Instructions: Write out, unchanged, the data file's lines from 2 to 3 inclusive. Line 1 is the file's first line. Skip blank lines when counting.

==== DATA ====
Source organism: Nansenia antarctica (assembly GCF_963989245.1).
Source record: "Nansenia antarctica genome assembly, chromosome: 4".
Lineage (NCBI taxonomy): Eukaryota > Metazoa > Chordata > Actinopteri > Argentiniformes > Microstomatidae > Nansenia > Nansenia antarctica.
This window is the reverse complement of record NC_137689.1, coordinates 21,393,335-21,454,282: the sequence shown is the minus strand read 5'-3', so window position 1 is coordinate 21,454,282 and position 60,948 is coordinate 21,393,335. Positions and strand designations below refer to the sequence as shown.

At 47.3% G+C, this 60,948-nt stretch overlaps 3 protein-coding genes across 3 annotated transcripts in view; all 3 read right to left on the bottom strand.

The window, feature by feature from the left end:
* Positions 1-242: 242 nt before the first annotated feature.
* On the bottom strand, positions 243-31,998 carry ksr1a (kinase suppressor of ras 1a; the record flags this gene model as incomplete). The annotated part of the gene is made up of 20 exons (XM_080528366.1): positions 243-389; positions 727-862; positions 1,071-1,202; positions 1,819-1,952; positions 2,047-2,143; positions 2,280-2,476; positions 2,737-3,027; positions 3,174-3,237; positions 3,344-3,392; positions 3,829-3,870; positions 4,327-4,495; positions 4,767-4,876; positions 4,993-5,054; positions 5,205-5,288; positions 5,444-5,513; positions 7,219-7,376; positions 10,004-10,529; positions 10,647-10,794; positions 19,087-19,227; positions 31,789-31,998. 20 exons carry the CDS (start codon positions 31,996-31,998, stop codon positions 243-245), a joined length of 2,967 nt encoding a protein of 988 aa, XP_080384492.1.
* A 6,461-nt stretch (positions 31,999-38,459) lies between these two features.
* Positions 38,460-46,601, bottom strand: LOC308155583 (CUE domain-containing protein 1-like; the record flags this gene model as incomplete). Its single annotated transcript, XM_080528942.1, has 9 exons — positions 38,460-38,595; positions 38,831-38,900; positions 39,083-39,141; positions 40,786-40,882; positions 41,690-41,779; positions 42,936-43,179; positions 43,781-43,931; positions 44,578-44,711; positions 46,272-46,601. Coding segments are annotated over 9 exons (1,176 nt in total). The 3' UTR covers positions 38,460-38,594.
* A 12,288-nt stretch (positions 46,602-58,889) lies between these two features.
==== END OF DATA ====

Source record: "Nansenia antarctica genome assembly, chromosome: 4".
Lineage (NCBI taxonomy): Eukaryota > Metazoa > Chordata > Actinopteri > Argentiniformes > Microstomatidae > Nansenia > Nansenia antarctica.